It is safe to say that most of us would prefer to pull up our bank statement and instead of seeing one or two months’ worth of salary, see a million dollars staring back.
In actuality, this is not quite such an insurmountable a goal. Apart from winning the lottery, accumulating a million dollars simply requires two things: time and discipline. There really is nothing special or exciting about how this is accomplished either; as the old adage says “slow and steady wins the race”. Also, as we’ll see in a moment, it is equally important that we section off almost to the point of “quarantine” our Short Term, Medium Term, and Long Term savings into separate accounts with separate strategies.
With time on our side to steadily build up savings, we can also take the opportunity to tap into the power of compound interest and unit cost averaging. In addition to slowly and steadily accumulating savings on a regular basis, we must put those savings to work for us. Once invested, the savings grow, and then the growth itself continues to produce returns… and so on and so forth.
There are two keys to this strategy: not being short-sighted, and not taking on too much risk. We are not trying to double our money every year; we are simply achieving steady growth in addition to the regular deposits we make into the account. As the famed George Soros said, “If investing is entertaining, if you’re having fun, you’re probably not making any money. Good investing is boring”.
As mentioned above, the main strength here is the time we have to accumulate this million. The below graph illustrates precisely this point. It also serves to illustrate exactly why our older friends and relatives are always trying to impart on us the wisdom to start saving as early as possible…
As we can see here, committing to savings at age 25 requires only half as much each month as putting it off until age 35.
Not readily visible in these graphs is the importance of our commitment to saving. Over the course of 20-30 years accumulating the million, there will always seem to be some immediate “justifiable” reason to “take a break” from saving every 6 months or so. Always. Also, every 2 to 3 years like clockwork some major event will occur in our lives that necessitates withdrawing large chunks from our long-term savings. Both of these issues severely de-rail any plan or ability to accumulate wealth, and are the primary reasons that the vast majority of individuals are never able to achieve financial freedom. However, there are simple and easy strategies to follow that help solve these two issues.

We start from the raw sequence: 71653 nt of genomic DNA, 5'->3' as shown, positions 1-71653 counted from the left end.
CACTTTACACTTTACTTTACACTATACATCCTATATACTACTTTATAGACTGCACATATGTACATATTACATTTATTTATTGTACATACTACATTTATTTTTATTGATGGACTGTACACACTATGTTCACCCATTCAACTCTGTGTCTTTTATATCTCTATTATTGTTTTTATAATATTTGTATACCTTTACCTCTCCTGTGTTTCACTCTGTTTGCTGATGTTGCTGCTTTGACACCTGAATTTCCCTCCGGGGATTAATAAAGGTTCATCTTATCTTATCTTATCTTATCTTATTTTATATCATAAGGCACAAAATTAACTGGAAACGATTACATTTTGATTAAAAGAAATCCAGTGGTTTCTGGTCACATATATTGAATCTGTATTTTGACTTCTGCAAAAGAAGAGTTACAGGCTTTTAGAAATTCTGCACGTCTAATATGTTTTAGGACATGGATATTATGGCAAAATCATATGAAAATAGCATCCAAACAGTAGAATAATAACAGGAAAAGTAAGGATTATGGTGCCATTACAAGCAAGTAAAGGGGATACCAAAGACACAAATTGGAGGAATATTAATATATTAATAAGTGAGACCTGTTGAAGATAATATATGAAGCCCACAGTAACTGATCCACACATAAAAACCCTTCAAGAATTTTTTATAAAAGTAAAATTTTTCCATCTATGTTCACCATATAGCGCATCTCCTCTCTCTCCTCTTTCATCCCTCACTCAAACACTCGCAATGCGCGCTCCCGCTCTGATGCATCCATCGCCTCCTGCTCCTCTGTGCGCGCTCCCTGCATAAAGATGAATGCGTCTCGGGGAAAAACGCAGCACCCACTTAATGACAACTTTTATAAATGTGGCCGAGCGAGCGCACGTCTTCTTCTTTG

For starters, in order to keep ourselves from failing to save each month, many people find it helpful to set up a system that automatically contributes to their long-term savings account. This “pay yourself first” strategy helps keep forgetfulness and lack-of-discipline from getting in the way of our goals. Secondly, in order to combat the urge to repeatedly dip into our long term savings, it is extremely useful to maintain multiple accounts, each with their own savings strategy to serve their own unique purpose. For example, a Short Term “emergency and day-to-day fund” in a simple bank account, a Medium Term “discretionary fund” to take care of periodic large expenses, and lastly the Long-Term systematic account to accumulate your wealth.
This strategy will enable you to absorb the short-term and medium-term costs as they come up, keeping our long-term nest egg safe and growing. Without both discipline and foresight, it will be difficult or impossible to actually achieve your long term goals.
To learn more about disciplined savings and building financial security, contact Tyton Capital Advisors today.
The Winning Investment Habits of Warren Buffett & George Soros (2006) by Mark Tier, p. 217
Financial Services Review . 1999, Vol. 8 Issue 4, p261. 8p. 3 Charts. – An Integrated Model For Financial Planning